7 famous TV sets that were reused for other shows
Mayberry, Metropolis and 'Star Trek' have a lot more in common than you think.
With the amount of TV shows and films that are out there, you're bound to stumble upon a few that look similar. Here are a few places that have popped up in different TV shows throughout the years. It's crazy how they can transform a place likeMayberry into a post-apocalyptic warzone!
RKO Forty Acres Lot
Built in 1927, the RKO Forty Acres Lot has been home to some of the most iconic TV shows and movies of the last century. It's best known as the fictional town Mayberry from The Andy Griffith Show, but it's also been used in movies like Gone With The Wind and the original King Kong, as well as TV shows like Star Trek, Adventures of Superman and The Green Hornet. Here are two buildings that have been recycled time and time again:
Fans of Star Trek probably did a double take when they saw Andy Taylor's workplace on a distant planet ravaged by disease. That's because the courthouse, along with the rest of the town, can been seen in the episode "Miri," when the Enterprise visits the planet that eerily resembles Earth.
It was the bank in Mayberry, but it also served as a set piece in Gone With The Wind, The Untouchables (TV series), and Star Trek, where Captain Kirk and Spock emerge from a portal. You can see the same windows of the building featured in both series.
Bronson Canyon has been the go-to place for TV shows that don't have a lot of money to waste. From certain angles, you can see the iconic "Hollywood" sign, a dead giveaway that the exotic-looking location is in the backyard of the country's biggest studios. Westerns such as Gunsmoke, Bonanza, The Long Ranger and Have Gun - Will Travel have crossed paths with science fiction classics like Star Trek and Batman.
The West Portal of Bronson Canyon famously served as the entrance to the Batcave.
Speaking of the Batcave, the James Bond parody Our Man Flint filmed scenes there in 1965, a full year before it became known as the lair for Adam West's Batman. You can see the steel structure was inverted for the TV series.
The Beaver was neighbors with desperate housewives? Fans of the recent series Desperate Housewives will recognize this lot as Wisteria Lane, but it was in use for various TV shows and movies decades before the housewives moved in. Owned by Universal Studios, the street contains homes featured in The Munsters, The Hardy Boys, The Nancy Drew Mysteries and The Ghost and Mr. Chicken. The street has gone under some extensive renovations over the years, as you can see in the photos below.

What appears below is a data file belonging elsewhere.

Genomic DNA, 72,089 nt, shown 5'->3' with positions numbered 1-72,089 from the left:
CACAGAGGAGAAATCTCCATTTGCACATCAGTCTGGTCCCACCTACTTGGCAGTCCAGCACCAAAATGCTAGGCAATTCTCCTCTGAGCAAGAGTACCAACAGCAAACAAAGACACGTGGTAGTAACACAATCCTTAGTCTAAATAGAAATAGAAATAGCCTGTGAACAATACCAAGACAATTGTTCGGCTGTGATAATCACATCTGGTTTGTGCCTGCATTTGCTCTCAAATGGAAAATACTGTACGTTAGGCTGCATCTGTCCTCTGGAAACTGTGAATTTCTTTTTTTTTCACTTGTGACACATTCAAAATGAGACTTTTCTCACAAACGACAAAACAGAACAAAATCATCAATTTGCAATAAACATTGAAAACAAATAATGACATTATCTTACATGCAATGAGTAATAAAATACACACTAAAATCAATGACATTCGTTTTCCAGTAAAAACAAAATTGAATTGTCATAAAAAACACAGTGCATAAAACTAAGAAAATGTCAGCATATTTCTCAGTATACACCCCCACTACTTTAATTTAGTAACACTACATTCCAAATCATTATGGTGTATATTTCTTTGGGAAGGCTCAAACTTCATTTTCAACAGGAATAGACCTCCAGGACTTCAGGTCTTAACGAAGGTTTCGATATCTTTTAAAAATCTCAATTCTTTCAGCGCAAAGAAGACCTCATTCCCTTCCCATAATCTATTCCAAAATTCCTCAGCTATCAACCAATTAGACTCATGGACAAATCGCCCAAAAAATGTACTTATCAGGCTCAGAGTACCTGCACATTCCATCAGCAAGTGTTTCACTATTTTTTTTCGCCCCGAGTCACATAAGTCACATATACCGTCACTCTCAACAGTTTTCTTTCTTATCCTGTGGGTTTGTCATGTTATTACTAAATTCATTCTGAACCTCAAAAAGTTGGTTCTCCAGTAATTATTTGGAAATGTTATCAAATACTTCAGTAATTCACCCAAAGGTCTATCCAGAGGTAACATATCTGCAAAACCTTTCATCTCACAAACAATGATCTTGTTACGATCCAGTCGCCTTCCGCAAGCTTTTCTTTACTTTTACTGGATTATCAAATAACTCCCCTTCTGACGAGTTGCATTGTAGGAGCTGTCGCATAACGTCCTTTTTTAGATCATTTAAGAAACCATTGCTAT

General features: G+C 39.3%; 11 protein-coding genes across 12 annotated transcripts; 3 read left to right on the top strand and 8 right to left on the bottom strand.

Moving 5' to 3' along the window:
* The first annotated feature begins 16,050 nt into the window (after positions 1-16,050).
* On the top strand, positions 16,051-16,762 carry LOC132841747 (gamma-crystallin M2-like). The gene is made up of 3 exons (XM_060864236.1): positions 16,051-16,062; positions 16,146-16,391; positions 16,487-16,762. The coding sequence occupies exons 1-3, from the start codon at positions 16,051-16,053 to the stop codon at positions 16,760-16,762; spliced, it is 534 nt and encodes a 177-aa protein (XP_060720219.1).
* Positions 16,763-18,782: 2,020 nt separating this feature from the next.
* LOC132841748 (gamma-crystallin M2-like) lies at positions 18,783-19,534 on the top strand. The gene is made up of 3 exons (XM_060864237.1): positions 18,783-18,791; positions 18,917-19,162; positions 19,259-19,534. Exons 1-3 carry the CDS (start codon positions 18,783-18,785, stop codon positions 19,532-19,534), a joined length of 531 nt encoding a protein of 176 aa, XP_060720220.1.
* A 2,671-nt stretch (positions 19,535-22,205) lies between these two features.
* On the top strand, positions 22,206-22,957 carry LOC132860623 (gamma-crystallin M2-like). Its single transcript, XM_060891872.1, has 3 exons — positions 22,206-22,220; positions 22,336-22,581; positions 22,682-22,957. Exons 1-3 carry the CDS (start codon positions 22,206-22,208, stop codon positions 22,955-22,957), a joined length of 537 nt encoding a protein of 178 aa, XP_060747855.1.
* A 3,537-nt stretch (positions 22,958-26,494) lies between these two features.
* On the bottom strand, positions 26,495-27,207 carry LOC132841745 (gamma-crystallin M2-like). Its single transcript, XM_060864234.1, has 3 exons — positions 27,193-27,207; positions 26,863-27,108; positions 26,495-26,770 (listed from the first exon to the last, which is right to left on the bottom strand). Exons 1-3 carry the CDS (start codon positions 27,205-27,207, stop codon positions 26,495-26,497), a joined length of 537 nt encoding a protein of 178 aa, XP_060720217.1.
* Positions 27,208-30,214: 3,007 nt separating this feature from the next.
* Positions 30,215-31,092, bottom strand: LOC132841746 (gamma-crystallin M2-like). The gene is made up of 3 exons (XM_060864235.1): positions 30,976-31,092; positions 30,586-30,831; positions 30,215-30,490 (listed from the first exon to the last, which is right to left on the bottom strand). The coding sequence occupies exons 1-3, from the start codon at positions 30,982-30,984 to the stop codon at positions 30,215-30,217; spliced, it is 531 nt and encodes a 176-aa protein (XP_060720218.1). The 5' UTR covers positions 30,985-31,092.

The abandoned house on Leave It To Beaver, the home on The Munsters, and the suburban abode on Desperate Housewives.
Inglewood City Hall
In the '70s TV series Wonder Woman, Diana Prince fought evil alongside the Inter-Agency Defense Command. The fictional agency uses the building that is the real-life Inglewood City Hall. It was also featured as the coroner's office in Quincy, M.E.
In what is probably the most hilarious reuse of a set, the wholesome kitchen from The Brady Bunch was featured in the 1975 horror flop Bug. Sure, they did a nice paint job, but that brick wall with the oven is a dead give away.
Then there is the relationship with "Dukes of Hazzard" and "In the Heat of the Night" which both filmed in Covington, Georgia though Hazzard filmed most of its episodes in California.
Finally sets from "Gilmore Girls" have relationships with both Hazzard and "The Waltons." The Hazzard town square became the Stars Hollow town square while the bank became the grocery store in Gilmore and the high school was the Hazzard county offices in Dukes. Also Dean, Rory's on again, off again boyfriend shared the same house with Boss Hogg. Finally, the inn Lorelai owned later in the series served as the main house on "The Waltons."
In addition, the title girls shared the same house with the Dukes to the point that Rory and Daisy shared the same bedroom and the only difference is that Hazzard had a screen on the porch during that series run.